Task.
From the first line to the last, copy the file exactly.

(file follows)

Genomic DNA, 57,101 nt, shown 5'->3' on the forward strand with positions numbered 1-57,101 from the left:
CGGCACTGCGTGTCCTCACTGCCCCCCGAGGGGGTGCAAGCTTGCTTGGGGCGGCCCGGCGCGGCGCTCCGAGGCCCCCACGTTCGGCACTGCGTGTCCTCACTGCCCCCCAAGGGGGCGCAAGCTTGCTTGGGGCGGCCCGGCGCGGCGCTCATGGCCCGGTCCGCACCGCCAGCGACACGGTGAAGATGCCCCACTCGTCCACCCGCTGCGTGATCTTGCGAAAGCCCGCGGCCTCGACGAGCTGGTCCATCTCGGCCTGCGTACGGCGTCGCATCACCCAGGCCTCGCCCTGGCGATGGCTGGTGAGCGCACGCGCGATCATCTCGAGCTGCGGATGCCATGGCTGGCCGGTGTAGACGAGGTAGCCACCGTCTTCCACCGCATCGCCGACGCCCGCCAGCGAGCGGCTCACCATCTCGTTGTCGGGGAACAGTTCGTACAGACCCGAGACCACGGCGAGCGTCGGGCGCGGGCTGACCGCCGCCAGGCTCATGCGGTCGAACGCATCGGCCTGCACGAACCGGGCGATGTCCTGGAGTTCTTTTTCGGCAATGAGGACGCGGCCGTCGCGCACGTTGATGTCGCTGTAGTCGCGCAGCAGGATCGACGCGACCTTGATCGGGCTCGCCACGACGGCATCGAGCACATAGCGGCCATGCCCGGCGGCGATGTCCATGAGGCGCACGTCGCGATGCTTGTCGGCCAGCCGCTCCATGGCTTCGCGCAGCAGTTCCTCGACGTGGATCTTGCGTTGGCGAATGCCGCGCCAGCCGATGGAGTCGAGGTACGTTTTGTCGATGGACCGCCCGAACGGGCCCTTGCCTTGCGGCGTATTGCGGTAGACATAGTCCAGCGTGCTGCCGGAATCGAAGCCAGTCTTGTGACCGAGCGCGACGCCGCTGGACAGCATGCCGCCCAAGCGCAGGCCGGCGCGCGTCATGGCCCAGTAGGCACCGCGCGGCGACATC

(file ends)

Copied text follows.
Genomic DNA, 57,101 nt, shown 5'->3' on the forward strand with positions numbered 1-57,101 from the left:
CGGCACTGCGTGTCCTCACTGCCCCCCGAGGGGGTGCAAGCTTGCTTGGGGCGGCCCGGCGCGGCGCTCCGAGGCCCCCACGTTCGGCACTGCGTGTCCTCACTGCCCCCCAAGGGGGCGCAAGCTTGCTTGGGGCGGCCCGGCGCGGCGCTCATGGCCCGGTCCGCACCGCCAGCGACACGGTGAAGATGCCCCACTCGTCCACCCGCTGCGTGATCTTGCGAAAGCCCGCGGCCTCGACGAGCTGGTCCATCTCGGCCTGCGTACGGCGTCGCATCACCCAGGCCTCGCCCTGGCGATGGCTGGTGAGCGCACGCGCGATCATCTCGAGCTGCGGATGCCATGGCTGGCCGGTGTAGACGAGGTAGCCACCGTCTTCCACCGCATCGCCGACGCCCGCCAGCGAGCGGCTCACCATCTCGTTGTCGGGGAACAGTTCGTACAGACCCGAGACCACGGCGAGCGTCGGGCGCGGGCTGACCGCCGCCAGGCTCATGCGGTCGAACGCATCGGCCTGCACGAACCGGGCGATGTCCTGGAGTTCTTTTTCGGCAATGAGGACGCGGCCGTCGCGCACGTTGATGTCGCTGTAGTCGCGCAGCAGGATCGACGCGACCTTGATCGGGCTCGCCACGACGGCATCGAGCACATAGCGGCCATGCCCGGCGGCGATGTCCATGAGGCGCACGTCGCGATGCTTGTCGGCCAGCCGCTCCATGGCTTCGCGCAGCAGTTCCTCGACGTGGATCTTGCGTTGGCGAATGCCGCGCCAGCCGATGGAGTCGAGGTACGTTTTGTCGATGGACCGCCCGAACGGGCCCTTGCCTTGCGGCGTATTGCGGTAGACATAGTCCAGCGTGCTGCCGGAATCGAAGCCAGTCTTGTGACCGAGCGCGACGCCGCTGGACAGCATGCCGCCCAAGCGCAGGCCGGCGCGCGTCATGGCCCAGTAGGCACCGCGCGGCGACATC